"The last man on earth a girl can marry is the one she says she loves, because if she loves him, already to her family she has done something shameful, something forbidden."
Rahmat Sulemani powerfully exposes the root of so-called 'honour'-based violence against women to Chief Inspector Caroline Goode during the investigation into the disappearance of 20-year-old Banaz Mahmod in 2006, in ITV drama Honour.
Banaz, who was an Iraqi Kurd from Mitcham, south London, was brutally murdered by members of her family for bringing 'shame' onto them and their community when she divorced her abusive husband and began a relationship with Rahmat.
The underlying belief behind the abuse - which isn't dictated by religion - is maintaining control over women by men within the family or community by denying women autonomy over their lives.
The series unfurls from the perspective of DCI Goode, played by Keeley Hawes, who went on to bring the murderers to justice after a string of shocking police failings during which Banaz's complaints about having her life threatened by family members were dismissed.
Keeley said was "embarrassed" to admit that - much like DCI Goode at the time and other officers involved in the case - she knew very little about so-called 'honour'-based violence against women, but hopes to educate others by bringing this story to the mainstream.
Keeley also serves as executive producer through her production company Buddy Club on the two-part series.
"I was embarrassed and ashamed that I knew so little about it - and I read those scripts and I went through every emotion and I was embarrassed that I did't know," the actress told Good Housekeeping and others during a Q&A for the drama. "It was partly because of that, that I wanted to get involved [both as executive producer and actor], and I could really learn about this subject. It couldn't be more important as a story."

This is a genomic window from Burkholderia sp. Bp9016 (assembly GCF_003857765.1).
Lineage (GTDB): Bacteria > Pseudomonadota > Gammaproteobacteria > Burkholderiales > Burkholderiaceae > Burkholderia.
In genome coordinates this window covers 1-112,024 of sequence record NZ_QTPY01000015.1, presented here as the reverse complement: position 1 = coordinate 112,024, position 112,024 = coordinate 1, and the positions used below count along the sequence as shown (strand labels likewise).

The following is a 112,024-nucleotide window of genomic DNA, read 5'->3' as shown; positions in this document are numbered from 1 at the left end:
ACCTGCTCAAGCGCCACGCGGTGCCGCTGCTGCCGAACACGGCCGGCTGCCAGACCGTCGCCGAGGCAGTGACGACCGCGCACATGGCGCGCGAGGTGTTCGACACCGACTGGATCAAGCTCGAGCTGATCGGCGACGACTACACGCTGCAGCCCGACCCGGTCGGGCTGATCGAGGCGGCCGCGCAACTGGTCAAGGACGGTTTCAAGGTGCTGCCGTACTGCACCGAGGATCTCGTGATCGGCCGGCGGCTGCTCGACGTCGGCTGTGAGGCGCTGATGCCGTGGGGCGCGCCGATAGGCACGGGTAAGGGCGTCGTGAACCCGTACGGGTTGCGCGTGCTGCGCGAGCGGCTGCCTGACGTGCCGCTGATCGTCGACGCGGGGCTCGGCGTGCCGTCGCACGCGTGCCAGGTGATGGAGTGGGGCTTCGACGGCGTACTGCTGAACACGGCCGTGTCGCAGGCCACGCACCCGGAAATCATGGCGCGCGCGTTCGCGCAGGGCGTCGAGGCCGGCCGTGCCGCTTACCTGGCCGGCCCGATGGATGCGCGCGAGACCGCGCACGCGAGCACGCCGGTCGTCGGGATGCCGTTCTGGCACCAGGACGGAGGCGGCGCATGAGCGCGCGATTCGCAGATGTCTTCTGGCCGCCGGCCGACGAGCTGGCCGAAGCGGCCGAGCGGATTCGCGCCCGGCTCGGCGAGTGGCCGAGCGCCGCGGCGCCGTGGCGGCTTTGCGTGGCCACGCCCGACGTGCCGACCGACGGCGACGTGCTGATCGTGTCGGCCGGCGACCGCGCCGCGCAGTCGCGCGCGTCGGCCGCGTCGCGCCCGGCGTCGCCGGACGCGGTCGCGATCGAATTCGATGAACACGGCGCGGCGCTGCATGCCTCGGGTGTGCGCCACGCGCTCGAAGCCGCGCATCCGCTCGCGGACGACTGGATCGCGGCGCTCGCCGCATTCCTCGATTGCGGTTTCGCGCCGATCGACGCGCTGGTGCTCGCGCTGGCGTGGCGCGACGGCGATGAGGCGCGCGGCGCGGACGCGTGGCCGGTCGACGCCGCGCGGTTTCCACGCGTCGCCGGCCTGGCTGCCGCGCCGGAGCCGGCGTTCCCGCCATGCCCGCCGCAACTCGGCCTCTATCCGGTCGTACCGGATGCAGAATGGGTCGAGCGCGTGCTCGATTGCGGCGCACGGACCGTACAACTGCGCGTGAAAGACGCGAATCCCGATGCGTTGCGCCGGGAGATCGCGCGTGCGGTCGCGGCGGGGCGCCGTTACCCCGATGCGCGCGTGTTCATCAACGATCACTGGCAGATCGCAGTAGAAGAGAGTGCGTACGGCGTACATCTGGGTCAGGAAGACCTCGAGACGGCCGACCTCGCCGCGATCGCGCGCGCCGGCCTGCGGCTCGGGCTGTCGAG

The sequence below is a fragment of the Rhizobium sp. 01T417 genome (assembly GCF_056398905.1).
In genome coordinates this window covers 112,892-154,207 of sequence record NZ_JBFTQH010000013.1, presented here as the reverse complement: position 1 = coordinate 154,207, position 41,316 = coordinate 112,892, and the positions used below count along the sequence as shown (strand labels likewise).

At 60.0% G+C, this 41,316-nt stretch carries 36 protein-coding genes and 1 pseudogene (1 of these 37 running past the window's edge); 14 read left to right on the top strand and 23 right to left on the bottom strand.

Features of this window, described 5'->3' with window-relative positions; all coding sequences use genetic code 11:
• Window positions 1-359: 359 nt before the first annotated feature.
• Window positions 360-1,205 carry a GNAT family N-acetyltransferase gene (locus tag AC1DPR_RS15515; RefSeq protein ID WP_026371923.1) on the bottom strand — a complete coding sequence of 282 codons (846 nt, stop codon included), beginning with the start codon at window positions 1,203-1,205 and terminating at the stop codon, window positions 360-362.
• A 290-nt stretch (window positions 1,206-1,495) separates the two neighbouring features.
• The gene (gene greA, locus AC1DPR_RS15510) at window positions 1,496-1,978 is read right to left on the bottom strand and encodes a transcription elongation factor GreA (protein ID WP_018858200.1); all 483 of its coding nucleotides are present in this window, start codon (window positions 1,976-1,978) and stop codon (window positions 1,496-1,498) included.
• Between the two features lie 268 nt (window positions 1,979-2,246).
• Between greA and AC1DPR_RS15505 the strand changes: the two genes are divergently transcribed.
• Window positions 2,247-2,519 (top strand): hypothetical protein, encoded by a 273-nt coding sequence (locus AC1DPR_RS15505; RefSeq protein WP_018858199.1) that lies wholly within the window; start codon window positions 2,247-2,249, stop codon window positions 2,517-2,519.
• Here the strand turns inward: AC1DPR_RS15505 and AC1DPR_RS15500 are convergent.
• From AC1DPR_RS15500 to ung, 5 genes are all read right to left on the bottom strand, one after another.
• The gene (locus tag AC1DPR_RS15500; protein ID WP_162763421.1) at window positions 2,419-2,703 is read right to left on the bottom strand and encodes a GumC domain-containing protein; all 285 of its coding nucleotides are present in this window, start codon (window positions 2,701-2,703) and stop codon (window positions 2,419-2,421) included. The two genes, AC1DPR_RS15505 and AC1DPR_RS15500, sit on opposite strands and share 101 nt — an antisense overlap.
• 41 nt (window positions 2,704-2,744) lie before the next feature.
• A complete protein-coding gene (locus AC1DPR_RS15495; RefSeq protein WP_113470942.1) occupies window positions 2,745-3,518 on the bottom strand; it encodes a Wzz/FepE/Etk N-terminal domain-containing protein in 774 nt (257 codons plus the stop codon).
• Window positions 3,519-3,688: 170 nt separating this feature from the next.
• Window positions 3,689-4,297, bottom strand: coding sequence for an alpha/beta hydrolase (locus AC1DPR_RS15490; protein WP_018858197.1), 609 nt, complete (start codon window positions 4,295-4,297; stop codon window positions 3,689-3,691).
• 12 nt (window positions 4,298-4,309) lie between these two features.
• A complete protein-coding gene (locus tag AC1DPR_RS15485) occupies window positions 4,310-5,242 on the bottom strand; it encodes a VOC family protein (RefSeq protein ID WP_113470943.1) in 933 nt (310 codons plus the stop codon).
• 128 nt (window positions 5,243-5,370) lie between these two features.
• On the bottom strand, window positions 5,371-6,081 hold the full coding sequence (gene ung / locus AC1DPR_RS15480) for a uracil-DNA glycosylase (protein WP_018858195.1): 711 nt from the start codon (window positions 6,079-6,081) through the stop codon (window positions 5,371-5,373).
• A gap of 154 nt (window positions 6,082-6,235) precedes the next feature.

The actress said that the impact of lockdown due to the Coronavirus pandemic, which saw a rise in calls to charity helplines from those affected by 'honour' based violence, only added to the urgency of calling attention to the issue.
"We also had no idea when we started making this show that lockdown would come about and it would become all the more important to tell this story and put it onto the screen and educate a mainstream audience," the Bodyguard star explained.
Karma Nirvana, a charity which supports victims of honour-based violence and forced marriages, said it received an increase in calls to its helpline during the pandemic, which producer Alliea Nazar said made getting this story out now even more important.
"The numbers have been rising during Covid-19, so we thought it would be incredibly important to tell this story and use the framework of a police investigation to bring a mainstream audience to this issue and highlight this issue."
Alliea revealed that she too learned a lot about honour-based violence under the guidance of charities such as Karma Nirvana, and the "humbling" experience of attending Karma Nirvana's annual Day of Memory, which is held for surviving family members to come together and remember those they have lost to so-called honour killings.
"One of my biggest learning curves was during the Day of Memory with Gwyn [writer], and it was really humbling," Alliea reflected.